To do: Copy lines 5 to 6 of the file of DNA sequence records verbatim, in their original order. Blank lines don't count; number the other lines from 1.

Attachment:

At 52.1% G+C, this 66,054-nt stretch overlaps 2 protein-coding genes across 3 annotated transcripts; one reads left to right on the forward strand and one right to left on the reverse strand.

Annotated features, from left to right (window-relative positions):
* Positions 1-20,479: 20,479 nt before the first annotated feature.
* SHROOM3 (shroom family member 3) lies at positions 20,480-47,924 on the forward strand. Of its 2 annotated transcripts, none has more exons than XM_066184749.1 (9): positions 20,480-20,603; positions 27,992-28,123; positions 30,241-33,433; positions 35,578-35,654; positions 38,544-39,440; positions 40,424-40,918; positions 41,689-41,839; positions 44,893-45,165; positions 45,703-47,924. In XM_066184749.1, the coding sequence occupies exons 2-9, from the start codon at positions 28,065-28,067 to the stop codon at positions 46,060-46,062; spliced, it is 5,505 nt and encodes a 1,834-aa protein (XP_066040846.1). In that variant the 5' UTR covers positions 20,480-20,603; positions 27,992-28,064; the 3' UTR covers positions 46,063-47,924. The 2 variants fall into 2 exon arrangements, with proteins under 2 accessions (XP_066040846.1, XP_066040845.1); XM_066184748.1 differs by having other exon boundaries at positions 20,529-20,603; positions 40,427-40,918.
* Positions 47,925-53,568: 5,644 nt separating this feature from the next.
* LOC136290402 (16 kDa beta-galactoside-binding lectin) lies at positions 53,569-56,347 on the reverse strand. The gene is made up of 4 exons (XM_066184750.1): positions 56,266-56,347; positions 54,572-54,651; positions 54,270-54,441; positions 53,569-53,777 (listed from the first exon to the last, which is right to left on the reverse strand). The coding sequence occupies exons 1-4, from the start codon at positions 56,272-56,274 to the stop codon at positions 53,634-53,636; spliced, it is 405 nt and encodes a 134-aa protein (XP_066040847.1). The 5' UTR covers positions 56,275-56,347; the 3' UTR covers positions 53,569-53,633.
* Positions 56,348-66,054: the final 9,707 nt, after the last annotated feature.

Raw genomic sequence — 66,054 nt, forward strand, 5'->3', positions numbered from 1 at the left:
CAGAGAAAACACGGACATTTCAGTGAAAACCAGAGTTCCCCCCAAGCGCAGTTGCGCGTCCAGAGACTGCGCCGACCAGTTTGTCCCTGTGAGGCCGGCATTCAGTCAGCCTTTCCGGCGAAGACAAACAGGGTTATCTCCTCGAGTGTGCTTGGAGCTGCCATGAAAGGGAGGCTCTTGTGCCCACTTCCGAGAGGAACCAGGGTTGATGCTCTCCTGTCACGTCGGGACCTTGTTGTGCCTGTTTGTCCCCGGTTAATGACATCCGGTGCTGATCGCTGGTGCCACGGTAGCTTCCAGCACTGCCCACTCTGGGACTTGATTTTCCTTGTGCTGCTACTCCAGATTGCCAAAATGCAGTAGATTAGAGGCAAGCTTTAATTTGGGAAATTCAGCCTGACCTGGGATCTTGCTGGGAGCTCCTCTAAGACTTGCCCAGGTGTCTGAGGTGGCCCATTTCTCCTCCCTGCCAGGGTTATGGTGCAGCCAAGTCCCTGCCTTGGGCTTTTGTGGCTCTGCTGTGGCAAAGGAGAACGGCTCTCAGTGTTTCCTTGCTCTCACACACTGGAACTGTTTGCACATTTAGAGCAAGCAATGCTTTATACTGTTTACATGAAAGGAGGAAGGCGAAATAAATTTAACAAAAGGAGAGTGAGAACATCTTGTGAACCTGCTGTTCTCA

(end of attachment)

* Positions 47,925-53,568: 5,644 nt separating this feature from the next.
* LOC136290402 (16 kDa beta-galactoside-binding lectin) lies at positions 53,569-56,347 on the reverse strand. The gene is made up of 4 exons (XM_066184750.1): positions 56,266-56,347; positions 54,572-54,651; positions 54,270-54,441; positions 53,569-53,777 (listed from the first exon to the last, which is right to left on the reverse strand). The coding sequence occupies exons 1-4, from the start codon at positions 56,272-56,274 to the stop codon at positions 53,634-53,636; spliced, it is 405 nt and encodes a 134-aa protein (XP_066040847.1). The 5' UTR covers positions 56,275-56,347; the 3' UTR covers positions 53,569-53,633.